At the Republicans’ January 16 press conference responding to Governor Jay Inslee’s inauguration speech, House Republican Leader Richard DeBolt (R-20) criticized Inslee for urging passage of the Reproductive Parity Act, stating, “I don’t like special-interest politics being brought up in the State of the State address.”

Yet what better place than a statewide address to honor women’s rights?

Following the session’s second week, in which Majority Coalition Caucus Leader Rodney Tom’s (D-48) Senate took after injured workers' rights with the zeal of baying bloodhounds, the RPA is one of two dueling abortion-related bills before the legislature. It would require any health plan that covers maternity care or services to provide substantially equivalent coverage for pregnancy termination; the act would apply after January 1, 2014, when the federal Affordable Care Act goes into full effect.

This would not change the status quo in Washington state, where insurers generally provide such parity. However, it would prevent Washington from following other states that have used the Affordable Care Act’s regrettable compromises on abortion to restrict private insurance from providing abortion coverage. The bill has been introduced in both the House and Senate. 

A quite different bill introduced in the Senate would require girls younger than 18 to notify their parents that they are seeking an abortion.  Such measures are generally intended to deter abortions under the rationale, as the bill puts it, of “protecting minors against their own immaturity.”

Yet how the legislation will protect a girl from her own immaturity after she has already made the (mature) decision to have sex resulting in conception in the first place remains a paradox—as does the notion that a teenage girl lacks the “maturity” to have an abortion but is mature enough to raise a child. The bill makes its goal of higher teen pregnancy fairly explicit, concluding that notification would have the effect of “[r]educing . . . abortion.”  In other words, the bill would increase the number of children having children.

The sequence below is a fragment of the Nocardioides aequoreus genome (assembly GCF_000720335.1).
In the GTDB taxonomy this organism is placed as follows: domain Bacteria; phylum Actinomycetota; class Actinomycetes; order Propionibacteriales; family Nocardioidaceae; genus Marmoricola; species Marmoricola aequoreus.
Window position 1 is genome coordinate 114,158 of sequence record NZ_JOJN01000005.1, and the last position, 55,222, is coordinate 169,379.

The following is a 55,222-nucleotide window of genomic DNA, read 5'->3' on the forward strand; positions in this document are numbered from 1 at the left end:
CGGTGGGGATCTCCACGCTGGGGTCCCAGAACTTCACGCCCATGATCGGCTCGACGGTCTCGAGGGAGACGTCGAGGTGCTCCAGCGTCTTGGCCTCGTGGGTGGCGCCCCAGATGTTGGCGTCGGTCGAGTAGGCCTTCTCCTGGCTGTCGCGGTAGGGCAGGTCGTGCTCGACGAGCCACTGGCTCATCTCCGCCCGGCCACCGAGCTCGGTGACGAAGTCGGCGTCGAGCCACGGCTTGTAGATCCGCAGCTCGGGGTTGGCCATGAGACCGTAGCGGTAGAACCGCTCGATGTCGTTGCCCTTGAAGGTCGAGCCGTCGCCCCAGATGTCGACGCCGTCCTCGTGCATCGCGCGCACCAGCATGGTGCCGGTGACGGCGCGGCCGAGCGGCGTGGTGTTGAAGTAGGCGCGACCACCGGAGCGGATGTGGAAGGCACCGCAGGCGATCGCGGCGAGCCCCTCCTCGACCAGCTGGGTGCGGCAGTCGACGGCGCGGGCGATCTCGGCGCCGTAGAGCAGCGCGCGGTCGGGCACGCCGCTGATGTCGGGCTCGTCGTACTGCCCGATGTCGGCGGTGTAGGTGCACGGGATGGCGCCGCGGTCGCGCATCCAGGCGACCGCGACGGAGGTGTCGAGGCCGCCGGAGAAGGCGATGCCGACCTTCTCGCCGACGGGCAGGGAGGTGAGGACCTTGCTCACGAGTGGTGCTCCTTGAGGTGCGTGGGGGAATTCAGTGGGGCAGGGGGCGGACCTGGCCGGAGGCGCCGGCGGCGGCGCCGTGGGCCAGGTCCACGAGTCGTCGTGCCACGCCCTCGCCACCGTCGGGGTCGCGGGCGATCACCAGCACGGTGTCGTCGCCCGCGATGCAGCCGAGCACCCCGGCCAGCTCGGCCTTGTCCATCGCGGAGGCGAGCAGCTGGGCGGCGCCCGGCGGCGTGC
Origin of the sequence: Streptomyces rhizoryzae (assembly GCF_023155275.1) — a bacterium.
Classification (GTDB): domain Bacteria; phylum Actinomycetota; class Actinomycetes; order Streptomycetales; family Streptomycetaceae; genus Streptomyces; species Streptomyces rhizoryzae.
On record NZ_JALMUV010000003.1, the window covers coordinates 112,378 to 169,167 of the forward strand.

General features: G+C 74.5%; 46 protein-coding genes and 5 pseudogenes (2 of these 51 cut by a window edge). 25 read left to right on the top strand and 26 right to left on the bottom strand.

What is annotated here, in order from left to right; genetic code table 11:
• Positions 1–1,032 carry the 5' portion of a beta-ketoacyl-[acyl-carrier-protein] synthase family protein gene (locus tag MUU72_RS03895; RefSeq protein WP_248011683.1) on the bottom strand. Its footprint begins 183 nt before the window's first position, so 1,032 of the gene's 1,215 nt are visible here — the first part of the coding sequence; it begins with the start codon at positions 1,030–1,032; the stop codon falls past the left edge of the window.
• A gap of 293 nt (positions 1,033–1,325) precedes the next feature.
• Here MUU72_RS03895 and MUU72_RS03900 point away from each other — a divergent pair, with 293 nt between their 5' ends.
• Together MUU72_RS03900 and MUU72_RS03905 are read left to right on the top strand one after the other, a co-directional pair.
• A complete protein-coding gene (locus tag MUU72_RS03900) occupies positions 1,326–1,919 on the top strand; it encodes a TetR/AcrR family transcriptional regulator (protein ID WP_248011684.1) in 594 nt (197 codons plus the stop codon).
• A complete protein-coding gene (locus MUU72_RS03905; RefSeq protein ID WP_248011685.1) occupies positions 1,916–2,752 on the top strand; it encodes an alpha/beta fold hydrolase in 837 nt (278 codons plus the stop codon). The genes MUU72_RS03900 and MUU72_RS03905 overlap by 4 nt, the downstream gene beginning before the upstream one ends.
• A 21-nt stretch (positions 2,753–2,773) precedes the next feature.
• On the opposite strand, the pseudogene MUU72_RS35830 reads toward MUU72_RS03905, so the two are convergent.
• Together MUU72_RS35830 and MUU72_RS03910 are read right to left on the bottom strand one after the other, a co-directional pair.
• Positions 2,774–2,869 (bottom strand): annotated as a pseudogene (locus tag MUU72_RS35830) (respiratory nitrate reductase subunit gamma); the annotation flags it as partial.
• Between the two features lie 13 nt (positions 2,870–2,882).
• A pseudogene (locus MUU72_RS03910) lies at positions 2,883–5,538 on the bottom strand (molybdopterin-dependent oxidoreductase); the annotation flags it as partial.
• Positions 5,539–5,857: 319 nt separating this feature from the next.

The bill would allow a pregnant girl to seek a judicial waiver from parental notification if she was the victim of sexual abuse by a parent or legal guardian, although the sexual abuse waiver only applies if a girl was impregnated by a parent or legal guardian.

If the bill passes, the state Department of Health would find itself in the strange bureaucratic role of tabulating the number of abortions among minors and sharing that information with the public. The bill only allows “physicians” to notify parents of abortions, implicitly taking away the right of advanced registered nurse practitioners to perform abortions.

With the same ardor he once used to assure voters that he was a Democrat, former Republican Tom insists he’s “100 percent” pro-choice.  Yet actions speak louder than words.

All of this would occur despite a recent NBC/Wall Street Journal poll showing that 70 percent of Americans support the U.S. Supreme Court’s landmark Roe vs. Wade decision legalizing abortion.

So which bill will move forward?  With the same ardor he once used to assure voters that he was a Democrat, former Republican Tom insists he’s “100 percent” pro-choice.  Yet actions speak louder than words. Tom hasn’t signed on to the Reproductive Parity Act, although he has freely signed on to anti-labor bills and loudly voiced his intent to defund state programs designed to make college affordable. And last year, Tom went against his party on a procedural vote to bring the RPA to a vote on the senate floor.  

Further, because the parental notification bill was referred to a Senate Law and Justice Committee chaired, thanks to Tom, by one of its conservative co-sponsors, Republican Mike Padden (R-4), it has every chance of making it to the Senate floor. The RPA, meanwhile, can already be considered dead, given the anti-choice committee chairs Tom installed during the coup.

Beyond policy, there is funding. Tom installed Michael Baumgartner (R-6), a Spokane Republican, as vice chairman of Senate Ways and Means. Baumgartner opposes abortion even in instances of rape or incest, and was part of a failed Republican effort to cut $6 million from family planning last year.  In Tom’s 48th District, Baumgartner received 21,819 votes to U.S. Senator Maria Cantwell’s 39,806.  What was it about this result that Tom believed gives Baumgartner a mandate to impose his views on 48th District women?

Women who support reproductive rights have nothing to hope for from Rodney Tom’s Senate and plenty to fear.  In a pro-choice state, they should expect better.

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